• Choline is mandated for pregnancy in America. It works like folic acid and omega-3 to enhance brain function and development, but also supports the uterine lining and placenta formation.

  • DHEA and B vitamins have also been linked to pregnancy.

  • Women, particularly those with PCOS, may benefit from Coenzyme Q10, which is really important in egg quality, and myo-inositol which makes the ovary more sensitive to release the egg.

3. Exercise

Studies show that women who exercise have a lower risk of miscarriage, better pregnancy outcomes and easier deliveries with a lower risk of preterm birth, gestational diabetes, and hypertensive disorders of pregnancy. (!)

You can mitigate the physical effects of pregnancy with a good foundational baseline of cardiovascular health. Find something that suits you - it can be ballet, yoga, pilates, hiking, weight training all the way to boxing and cycling.

4. Air and water quality

We know that air pollution can affect both egg and sperm quality because of endocrine-disrupting particles that enter the body. In fact, the decline in sperm quality is linked to postcode areas with high outdoor air pollution.

If you run outside you may choose to go through a park instead of running along a busy road. Indoors, you may choose to reduce gas cooking and cook more with the oven or grill. You could also get an air filter or, if you can't afford one, hang charcoal air purifying bags around your house to absorb some of those particles.

Microplastics and pesticides in water are also linked to fertility, so avoid drinking from plastic bottles. Instead, use glass or metal bottles.

5. Mental health

Never underestimate the impact stress can have on fertility. Stress reduction will help regulate your hormones, which is why we sometimes see people get pregnant on holiday.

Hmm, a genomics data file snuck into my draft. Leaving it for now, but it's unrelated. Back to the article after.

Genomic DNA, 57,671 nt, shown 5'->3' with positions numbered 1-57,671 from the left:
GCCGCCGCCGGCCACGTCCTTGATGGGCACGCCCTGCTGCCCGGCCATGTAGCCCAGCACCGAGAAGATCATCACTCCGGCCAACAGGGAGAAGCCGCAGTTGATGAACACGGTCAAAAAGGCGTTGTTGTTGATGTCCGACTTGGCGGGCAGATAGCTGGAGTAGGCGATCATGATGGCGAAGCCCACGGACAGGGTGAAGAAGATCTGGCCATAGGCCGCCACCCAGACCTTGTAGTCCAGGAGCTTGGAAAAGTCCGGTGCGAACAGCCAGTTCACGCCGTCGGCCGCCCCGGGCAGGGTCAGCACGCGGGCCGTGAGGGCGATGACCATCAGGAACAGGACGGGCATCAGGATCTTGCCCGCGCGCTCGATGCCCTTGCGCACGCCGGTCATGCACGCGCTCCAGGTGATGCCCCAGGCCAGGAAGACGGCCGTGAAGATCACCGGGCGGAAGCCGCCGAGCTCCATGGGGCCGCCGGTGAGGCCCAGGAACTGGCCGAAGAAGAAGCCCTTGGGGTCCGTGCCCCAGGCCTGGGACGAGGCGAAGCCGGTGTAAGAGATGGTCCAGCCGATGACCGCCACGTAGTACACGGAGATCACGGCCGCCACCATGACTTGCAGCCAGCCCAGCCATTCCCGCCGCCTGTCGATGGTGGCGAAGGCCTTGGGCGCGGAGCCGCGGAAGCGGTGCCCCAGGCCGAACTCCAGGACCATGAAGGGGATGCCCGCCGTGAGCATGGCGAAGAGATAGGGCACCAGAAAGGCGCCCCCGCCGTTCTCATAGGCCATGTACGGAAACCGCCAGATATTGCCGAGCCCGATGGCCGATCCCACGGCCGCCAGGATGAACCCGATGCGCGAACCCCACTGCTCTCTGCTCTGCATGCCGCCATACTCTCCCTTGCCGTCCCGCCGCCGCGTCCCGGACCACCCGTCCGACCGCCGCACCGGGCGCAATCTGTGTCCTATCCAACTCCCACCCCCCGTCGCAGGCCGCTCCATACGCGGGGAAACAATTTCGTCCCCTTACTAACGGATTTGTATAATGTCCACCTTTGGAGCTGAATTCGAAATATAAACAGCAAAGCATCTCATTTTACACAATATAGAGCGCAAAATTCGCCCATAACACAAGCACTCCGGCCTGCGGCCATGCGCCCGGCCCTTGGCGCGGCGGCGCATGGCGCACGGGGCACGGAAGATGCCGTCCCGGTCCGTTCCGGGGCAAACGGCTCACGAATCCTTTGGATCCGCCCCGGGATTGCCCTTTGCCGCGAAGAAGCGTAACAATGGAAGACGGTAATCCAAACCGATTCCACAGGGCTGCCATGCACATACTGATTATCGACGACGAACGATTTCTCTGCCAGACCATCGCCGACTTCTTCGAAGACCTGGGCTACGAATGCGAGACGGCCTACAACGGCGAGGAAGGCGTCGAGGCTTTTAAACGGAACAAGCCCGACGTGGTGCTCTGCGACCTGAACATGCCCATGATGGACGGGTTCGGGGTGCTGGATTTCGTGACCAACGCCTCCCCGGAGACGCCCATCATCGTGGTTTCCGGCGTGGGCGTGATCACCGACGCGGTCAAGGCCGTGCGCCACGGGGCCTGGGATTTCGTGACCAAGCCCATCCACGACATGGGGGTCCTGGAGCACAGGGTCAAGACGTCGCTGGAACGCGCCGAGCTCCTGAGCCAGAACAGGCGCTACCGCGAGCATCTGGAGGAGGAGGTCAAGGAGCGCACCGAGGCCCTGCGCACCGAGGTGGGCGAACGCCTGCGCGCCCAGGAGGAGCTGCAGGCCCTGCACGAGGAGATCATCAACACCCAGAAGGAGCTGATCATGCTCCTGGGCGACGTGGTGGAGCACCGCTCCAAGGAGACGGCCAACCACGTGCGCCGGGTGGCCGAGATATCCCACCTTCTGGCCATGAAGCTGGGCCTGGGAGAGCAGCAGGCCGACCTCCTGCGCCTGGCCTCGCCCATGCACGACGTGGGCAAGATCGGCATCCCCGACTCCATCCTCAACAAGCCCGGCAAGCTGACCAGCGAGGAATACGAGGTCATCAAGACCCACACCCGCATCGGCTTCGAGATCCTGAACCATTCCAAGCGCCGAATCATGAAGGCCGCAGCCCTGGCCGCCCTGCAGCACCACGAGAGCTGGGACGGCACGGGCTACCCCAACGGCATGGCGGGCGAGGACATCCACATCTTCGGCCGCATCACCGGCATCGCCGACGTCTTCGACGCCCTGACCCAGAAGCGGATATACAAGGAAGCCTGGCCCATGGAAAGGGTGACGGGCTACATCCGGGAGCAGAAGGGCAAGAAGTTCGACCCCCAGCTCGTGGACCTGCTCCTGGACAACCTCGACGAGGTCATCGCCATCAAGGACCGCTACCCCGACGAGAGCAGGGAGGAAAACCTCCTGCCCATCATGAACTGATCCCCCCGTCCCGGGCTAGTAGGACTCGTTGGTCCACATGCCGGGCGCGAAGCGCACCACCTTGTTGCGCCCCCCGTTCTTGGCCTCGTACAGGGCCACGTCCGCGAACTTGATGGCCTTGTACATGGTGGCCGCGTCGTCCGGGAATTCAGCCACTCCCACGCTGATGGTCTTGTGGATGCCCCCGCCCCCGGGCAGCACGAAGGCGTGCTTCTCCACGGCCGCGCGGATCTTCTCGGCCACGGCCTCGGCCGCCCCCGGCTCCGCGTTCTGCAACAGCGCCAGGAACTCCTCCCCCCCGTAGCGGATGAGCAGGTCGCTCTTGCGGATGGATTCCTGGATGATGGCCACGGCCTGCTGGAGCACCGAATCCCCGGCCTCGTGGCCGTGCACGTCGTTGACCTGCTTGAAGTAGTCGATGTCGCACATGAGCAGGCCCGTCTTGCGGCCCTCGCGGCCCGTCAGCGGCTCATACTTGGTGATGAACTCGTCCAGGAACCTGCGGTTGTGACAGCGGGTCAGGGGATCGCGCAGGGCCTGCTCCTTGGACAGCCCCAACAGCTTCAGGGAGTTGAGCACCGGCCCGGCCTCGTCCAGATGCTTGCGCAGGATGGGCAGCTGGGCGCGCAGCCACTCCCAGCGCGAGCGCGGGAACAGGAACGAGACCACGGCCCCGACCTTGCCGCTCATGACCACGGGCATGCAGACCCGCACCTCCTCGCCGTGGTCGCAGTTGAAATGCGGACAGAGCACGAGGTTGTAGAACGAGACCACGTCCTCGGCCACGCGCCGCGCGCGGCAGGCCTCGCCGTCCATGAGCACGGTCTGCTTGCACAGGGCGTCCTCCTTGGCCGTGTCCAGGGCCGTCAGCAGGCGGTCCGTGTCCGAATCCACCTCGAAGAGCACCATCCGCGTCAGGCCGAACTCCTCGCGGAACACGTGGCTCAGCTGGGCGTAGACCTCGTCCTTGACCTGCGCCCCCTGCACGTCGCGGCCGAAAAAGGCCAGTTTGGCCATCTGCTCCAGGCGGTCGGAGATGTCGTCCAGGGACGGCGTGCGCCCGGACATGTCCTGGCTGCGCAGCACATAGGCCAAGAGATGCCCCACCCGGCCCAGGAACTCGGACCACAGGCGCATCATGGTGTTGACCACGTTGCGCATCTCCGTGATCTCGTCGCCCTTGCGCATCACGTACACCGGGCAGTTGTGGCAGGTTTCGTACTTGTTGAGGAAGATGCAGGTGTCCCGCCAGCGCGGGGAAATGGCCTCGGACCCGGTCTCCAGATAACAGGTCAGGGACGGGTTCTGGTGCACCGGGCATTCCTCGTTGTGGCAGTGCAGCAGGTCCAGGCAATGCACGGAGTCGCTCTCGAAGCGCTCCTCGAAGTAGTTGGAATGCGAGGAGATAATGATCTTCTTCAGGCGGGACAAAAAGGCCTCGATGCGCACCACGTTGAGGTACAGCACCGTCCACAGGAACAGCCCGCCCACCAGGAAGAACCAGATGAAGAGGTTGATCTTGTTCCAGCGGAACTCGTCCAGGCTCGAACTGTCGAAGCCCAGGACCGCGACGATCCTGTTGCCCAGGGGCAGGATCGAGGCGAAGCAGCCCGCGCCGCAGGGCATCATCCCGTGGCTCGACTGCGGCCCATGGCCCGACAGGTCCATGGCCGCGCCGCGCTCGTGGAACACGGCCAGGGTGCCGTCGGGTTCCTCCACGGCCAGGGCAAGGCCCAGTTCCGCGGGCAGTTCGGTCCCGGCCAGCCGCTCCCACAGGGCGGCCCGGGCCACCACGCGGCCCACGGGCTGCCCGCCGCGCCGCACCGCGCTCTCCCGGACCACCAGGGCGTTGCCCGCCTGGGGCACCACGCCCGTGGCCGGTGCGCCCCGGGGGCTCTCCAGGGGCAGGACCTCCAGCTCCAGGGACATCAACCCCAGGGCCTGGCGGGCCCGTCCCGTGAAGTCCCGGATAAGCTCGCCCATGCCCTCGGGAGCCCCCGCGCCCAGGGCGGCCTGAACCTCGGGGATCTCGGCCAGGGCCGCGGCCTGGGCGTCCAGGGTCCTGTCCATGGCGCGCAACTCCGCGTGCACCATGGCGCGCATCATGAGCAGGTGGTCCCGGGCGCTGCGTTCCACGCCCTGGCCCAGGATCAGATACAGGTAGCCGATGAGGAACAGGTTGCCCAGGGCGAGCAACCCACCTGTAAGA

Specialists to speak to

Gynaecologist: While your GP can request blood tests and an ultrasound to check your ovaries and uterus, a gynaecologist will be able to offer more specialised and tailored guidance. You can avoid long waiting times by speaking directly to a gynaecologist through Bloomful.

Hormone or PCOS expert: If your hormone levels are imbalanced, a gynaecologist should be able to advise you, however, you may want to consult with a doctor who specialises in PCOS, if you suspect or have been diagnosed with it. PCOS is a leading cause of infertility.

1. Book that pre-pregnancy consultation

Set yourself up for success by identifying any issues that need to be addressed ahead of time.

2. Embrace rainbow foods

A healthy diet will support your fertility as well as your health and the health of your baby.

3. Reduce your exposure to endocrine disruptors

Think about where and how you might come into contact with air pollution and microplastics and take feasible steps to minimise your exposure.

4. Take care of mind and body

Identify the forms of movement you enjoy, along with the stress management tools that work for you, and integrate these into your weekly routine. This will improve fertility by reducing stress levels and help safeguard your health during pregnancy.


(1). Physical activity and pregnancy outcomes: An expert review (Published: 2023 Authors: Emily L. Gascoigne, Carolyn M. Webster, Anne West Honart et al)